We’ve covered professional branding, networking, professional use of social media and now team building.
The book we’re studying now is Who’s Got Your Back, by Keith Ferrazzi. We previously studied his book, Never Eat Alone.
Prior to actually reading the book, I had one thought only in mind about having someone’s back. It is about someone who is willing to go to war with you. It is someone who will defend you in your absence. It is someone who will defend against behind your back challenges when your focus is forward. My feeling of the word is captured by the following screen shots from Mr. and Mrs. Smith, starring Angelina Jolie and Brad Pitt.
Fortunately for my students, I am not a warrior facing battle in class. Along the way, I’ve picked up on a different aspect of business relationships. That is, business is best conducted between people who know, like and trust each other. The students in my classes are part of my team. When we come to class, we are working together to accomplish the learning task of the day.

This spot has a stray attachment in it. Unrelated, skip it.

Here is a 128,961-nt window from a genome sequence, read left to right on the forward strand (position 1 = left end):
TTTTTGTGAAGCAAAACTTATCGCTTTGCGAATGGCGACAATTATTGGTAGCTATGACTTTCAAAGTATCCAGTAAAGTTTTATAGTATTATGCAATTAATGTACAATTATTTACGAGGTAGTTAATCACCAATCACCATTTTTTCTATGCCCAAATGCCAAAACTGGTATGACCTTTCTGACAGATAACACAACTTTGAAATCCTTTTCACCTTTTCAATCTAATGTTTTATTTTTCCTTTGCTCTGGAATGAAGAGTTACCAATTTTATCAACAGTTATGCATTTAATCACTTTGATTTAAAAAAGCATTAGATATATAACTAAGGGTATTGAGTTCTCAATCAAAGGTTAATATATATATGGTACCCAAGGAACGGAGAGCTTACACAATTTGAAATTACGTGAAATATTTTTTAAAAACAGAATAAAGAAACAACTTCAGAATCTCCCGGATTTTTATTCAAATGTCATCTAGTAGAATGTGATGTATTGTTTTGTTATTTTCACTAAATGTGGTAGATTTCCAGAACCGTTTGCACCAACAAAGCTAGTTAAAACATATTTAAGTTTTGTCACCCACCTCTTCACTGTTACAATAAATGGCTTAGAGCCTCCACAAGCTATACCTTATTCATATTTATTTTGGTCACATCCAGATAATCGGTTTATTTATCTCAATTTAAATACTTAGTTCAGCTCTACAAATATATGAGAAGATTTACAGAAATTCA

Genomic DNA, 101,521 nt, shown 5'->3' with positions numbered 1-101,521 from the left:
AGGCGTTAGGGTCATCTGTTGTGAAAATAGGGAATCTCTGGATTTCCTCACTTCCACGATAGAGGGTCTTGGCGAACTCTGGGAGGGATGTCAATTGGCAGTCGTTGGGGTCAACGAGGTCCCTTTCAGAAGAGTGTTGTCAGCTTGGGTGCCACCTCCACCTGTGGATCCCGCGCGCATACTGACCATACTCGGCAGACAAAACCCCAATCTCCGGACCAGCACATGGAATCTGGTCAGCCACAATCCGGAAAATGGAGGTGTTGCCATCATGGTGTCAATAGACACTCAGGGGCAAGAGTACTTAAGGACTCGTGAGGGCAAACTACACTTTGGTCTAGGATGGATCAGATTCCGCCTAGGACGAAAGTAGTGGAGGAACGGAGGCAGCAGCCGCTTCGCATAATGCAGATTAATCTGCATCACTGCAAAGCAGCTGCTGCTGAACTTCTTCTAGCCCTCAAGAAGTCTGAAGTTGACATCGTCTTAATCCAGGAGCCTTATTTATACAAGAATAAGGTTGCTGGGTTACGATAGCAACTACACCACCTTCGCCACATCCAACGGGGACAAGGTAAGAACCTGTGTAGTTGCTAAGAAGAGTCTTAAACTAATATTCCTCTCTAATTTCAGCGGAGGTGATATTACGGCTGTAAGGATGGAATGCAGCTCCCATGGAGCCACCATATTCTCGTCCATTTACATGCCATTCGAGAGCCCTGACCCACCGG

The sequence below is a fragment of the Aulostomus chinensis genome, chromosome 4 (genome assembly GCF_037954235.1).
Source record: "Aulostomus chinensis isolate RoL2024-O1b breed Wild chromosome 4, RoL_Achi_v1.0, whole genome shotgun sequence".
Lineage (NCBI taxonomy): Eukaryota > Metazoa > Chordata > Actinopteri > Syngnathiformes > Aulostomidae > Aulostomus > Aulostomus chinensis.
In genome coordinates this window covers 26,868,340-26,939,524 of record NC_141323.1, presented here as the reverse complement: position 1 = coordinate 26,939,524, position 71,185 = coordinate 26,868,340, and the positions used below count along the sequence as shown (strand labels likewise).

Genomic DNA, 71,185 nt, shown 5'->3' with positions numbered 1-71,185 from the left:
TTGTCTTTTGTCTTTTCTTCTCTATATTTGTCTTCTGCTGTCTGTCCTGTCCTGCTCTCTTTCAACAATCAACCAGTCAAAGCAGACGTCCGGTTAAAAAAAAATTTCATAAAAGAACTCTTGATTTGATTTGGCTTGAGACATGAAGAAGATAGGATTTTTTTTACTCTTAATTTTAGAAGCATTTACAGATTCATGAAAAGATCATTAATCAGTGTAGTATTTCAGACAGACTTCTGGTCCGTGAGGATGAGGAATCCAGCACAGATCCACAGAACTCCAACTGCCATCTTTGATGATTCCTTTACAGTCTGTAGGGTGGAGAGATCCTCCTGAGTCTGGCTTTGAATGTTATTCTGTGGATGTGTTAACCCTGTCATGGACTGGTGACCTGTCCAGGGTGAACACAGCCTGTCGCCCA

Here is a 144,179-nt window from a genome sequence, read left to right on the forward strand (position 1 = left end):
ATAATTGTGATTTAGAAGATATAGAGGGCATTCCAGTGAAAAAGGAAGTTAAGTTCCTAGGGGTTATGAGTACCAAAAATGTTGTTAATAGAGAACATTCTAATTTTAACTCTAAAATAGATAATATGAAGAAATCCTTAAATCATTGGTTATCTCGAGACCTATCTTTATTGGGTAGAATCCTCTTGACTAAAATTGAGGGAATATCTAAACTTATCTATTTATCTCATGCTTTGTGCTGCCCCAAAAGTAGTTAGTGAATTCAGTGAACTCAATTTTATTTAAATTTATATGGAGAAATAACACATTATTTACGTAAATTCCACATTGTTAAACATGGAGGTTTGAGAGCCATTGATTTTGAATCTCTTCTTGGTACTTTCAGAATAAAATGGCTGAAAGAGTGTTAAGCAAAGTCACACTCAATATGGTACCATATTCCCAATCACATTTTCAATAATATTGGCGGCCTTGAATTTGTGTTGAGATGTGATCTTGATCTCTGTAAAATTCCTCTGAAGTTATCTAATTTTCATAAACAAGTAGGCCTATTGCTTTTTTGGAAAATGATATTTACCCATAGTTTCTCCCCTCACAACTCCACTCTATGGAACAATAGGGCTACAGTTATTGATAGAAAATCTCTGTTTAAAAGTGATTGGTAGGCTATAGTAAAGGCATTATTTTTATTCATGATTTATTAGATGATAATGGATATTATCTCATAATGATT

And this is Ferrazzi’s thesis in Who’s Got Your Back. Business is most successfully conducted by close and effective teams who build deep, trusting relationships with business connections.
I’m a typical accountant in many ways. I prefer numbers over people. If a subject doesn’t contain numbers (such as psychology or sociology), I deride it as touchy and feely. Never-the-less, Ferrazzi makes relationships sound appealing. If only I know how to make a relationship work.
Does this book hold anything for accountants? I think so. Accountants get a bad rap for their lack of people skills. Based on my personal experience with thousands of accountants, this reputation is well deserved.
Just imagine what accountants could do for society if we were liked and trusted. It would be a new and wonderful world.
Ferrazi’s Who’s Got Your Back has three themes.
The first theme is the necessary mind sets that must be present to help develop a sense of intimacy with another person. They are (1) generosity, (2) vulnerability, (3) candor and (4) accountability.
The second theme is focused on “building your dream team.” A rugged individualist is limited to what he or she can personally accomplish. A business person who is part of team can leverage everyone’s individual efforts.
The third theme is the life time commitment it takes to doing things the people way.
I like Who’s Got Your Back, and recommend you pick it up for a thoughtful weekend read.
Debit and credit – – David Albrecht